Knoxville — It's expected to be a busy construction season around Marion County. According to County Zoning Administrator Missy Poffenbarger, her office has issued 17 building permits since March 18.
Of those, 14 have been for home construction (new homes or replacement structures). Poffenbarger chose the March 18 date, as that is when the County changed computer programs for the process. The County is preparing to make online building permit applications available to the public. (Look for more on that in another article.)
"There's a lot of activity going on," Poffenbarger said.
Marion County Environmental Health Director Cory Frank reported to the Public Health Board on Friday that he had performed 12 site visits in four days. Environmental reviews are required for new construction.
Over the past two weeks, his department has issued 12 septic permits and performed 18 site visits. In Frank's estimation, there has been more new construction in Marion County over the last five months than in the past five years.
A new subdivision is being developed near Pella. In Knoxville, construction of 42 affordable family units is expected to begin in 90 days. Jim Bergman, leader of the Knoxville project, reports that there is not much news on the project, other than a great deal of pre-development work, at this time.
Poffenbarger added that there are new requirements for home construction, which began April 1. Below is information from a flyer Zoning is providing to the public:
Iowa homebuyers appreciate the comfort and warmth of well-designed, energy-efficient houses.
With the upgrade of Iowa’s statewide energy code, home buyers now have peace of mind knowing that Iowa homes meet the latest standards for energy efficiency. All new houses in Iowa must meet the minimum requirements of the 2012 International Energy Conservation Code (2012 IECC). This publication is a summary overview of the 2012 IECC for residential construction with Iowa specific amendments. This statewide energy code becomes effective on April 1, 2014 with a grace period until June 1, 2014.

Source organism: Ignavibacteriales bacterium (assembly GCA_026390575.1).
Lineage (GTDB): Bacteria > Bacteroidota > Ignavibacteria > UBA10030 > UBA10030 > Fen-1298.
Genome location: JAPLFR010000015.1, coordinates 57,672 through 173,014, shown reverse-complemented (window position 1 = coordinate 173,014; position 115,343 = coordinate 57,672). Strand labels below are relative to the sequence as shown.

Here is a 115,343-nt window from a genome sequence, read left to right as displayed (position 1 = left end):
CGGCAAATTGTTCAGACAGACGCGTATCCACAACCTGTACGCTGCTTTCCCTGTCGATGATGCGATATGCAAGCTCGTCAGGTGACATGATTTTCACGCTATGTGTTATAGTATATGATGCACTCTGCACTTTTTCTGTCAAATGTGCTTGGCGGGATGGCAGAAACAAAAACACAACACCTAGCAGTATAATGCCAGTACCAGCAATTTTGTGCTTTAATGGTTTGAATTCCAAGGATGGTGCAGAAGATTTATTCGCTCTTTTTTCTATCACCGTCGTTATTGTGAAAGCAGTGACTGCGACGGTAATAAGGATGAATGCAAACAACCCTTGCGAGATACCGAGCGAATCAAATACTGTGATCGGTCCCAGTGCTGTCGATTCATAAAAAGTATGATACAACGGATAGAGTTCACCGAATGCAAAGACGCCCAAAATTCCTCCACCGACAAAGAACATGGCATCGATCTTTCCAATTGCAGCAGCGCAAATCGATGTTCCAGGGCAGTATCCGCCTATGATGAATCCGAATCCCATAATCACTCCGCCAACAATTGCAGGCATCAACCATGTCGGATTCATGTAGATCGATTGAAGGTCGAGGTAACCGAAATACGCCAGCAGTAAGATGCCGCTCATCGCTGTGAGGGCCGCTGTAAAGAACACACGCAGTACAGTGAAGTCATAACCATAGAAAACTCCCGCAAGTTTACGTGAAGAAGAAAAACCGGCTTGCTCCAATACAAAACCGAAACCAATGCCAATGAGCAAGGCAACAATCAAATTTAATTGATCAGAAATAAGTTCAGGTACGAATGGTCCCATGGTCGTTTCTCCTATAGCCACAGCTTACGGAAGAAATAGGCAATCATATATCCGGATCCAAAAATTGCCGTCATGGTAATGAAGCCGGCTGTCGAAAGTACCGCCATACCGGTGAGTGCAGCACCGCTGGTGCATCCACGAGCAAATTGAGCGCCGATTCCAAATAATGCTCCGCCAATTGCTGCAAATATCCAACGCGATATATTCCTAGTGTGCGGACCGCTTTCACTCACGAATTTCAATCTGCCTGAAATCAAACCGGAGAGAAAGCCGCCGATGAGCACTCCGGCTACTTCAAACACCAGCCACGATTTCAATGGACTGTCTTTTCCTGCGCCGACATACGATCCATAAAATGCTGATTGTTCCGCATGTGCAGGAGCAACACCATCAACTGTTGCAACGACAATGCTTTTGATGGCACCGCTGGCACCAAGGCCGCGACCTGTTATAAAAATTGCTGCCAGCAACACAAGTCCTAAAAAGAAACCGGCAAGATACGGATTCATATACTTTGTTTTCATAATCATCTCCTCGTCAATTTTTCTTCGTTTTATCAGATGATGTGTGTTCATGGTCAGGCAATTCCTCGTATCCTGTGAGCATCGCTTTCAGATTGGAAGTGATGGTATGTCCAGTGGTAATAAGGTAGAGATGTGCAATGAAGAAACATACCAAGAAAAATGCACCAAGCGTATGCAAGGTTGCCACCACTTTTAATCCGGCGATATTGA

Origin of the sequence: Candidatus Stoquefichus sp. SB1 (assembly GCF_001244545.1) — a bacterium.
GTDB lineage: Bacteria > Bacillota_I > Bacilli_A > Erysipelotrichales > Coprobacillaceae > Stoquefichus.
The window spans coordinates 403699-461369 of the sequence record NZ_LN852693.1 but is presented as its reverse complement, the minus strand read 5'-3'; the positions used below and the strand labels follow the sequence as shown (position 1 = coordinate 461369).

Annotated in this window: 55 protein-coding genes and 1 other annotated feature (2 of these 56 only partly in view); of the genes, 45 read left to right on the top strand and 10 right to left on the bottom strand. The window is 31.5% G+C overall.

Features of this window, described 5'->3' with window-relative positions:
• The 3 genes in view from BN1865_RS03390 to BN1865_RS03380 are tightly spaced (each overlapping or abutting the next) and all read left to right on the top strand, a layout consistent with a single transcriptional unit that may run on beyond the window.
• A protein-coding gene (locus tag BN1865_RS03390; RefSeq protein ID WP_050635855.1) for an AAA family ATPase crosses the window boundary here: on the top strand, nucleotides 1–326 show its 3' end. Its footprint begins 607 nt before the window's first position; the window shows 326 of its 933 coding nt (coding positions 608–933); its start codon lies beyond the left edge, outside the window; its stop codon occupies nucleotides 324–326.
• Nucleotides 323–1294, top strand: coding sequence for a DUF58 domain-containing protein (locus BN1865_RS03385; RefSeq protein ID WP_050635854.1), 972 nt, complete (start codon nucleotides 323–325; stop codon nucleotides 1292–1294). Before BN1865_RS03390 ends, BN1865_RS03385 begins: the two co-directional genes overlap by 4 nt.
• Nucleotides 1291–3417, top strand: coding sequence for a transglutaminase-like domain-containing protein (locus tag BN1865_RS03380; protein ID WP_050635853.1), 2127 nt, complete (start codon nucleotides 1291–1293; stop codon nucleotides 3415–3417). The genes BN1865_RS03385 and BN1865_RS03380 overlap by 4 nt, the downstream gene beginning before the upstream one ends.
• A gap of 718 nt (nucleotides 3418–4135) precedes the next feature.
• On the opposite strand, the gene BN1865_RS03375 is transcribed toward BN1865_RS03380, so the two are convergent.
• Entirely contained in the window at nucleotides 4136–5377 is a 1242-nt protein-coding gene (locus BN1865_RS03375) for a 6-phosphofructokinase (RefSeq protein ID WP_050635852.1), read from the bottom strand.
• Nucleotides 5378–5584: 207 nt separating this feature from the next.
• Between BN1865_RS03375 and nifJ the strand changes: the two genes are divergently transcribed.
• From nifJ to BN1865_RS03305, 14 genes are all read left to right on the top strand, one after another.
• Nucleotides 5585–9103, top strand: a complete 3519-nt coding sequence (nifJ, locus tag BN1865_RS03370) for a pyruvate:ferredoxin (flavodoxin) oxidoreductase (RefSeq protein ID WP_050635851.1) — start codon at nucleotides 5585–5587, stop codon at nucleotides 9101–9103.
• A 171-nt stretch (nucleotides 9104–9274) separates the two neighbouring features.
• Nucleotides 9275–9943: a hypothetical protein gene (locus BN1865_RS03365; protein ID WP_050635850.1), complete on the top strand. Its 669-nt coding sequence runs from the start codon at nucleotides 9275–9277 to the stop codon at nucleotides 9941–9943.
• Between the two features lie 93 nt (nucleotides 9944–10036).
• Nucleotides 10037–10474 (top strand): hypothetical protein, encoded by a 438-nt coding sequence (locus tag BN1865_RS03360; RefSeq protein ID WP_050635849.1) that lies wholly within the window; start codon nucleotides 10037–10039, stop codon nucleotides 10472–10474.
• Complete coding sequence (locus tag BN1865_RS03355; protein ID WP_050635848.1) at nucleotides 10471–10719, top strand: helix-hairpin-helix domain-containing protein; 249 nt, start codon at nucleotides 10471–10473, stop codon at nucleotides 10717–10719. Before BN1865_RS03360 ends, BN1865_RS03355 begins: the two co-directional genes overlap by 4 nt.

Significant changes with the new Iowa energy code explained in more detail in this brochure:
• New houses are required to be sealed and tested by a third party to 4ACH50.
• Basement walls require insulation (finishing not required).
• 75% of the permanent light fixtures must have high efficiency bulbs such as CFLS.
• Heating system ductwork located outside of the conditioned (heated) part of a house must be tested for tightness. Return ducts in building cavities must be tested as well.
• Air barrier material(s) such as spray in-place foam, sealed in-place sheathing, sealed in-place foam board or sealed poly are required in rim band joists, behind tub/shower enclosures on exterior walls and dropped ceilings adjacent to the thermal envelope.
• Programmable/setback thermostats are required in homes with furnaces.
The statewide energy code also gives house buyers an additional tool to use in making their purchase decision–the “Energy Efficiency Components Label.” This label is required in all new houses and is a way for the builder to certify that the house at least meets the minimum code levels for insulation, window, and heating system efficiencies and other energy features required in a new house. The label also ensures that the information about these features is not lost over time. The label will be permanently affixed to the house’s electrical breaker box, so subsequent owners will have the same information available to them.
Since the Energy Code is a state wide code, cities, towns, and counties with building code jurisdictions are required to enforce the state energy code in their jurisdictions.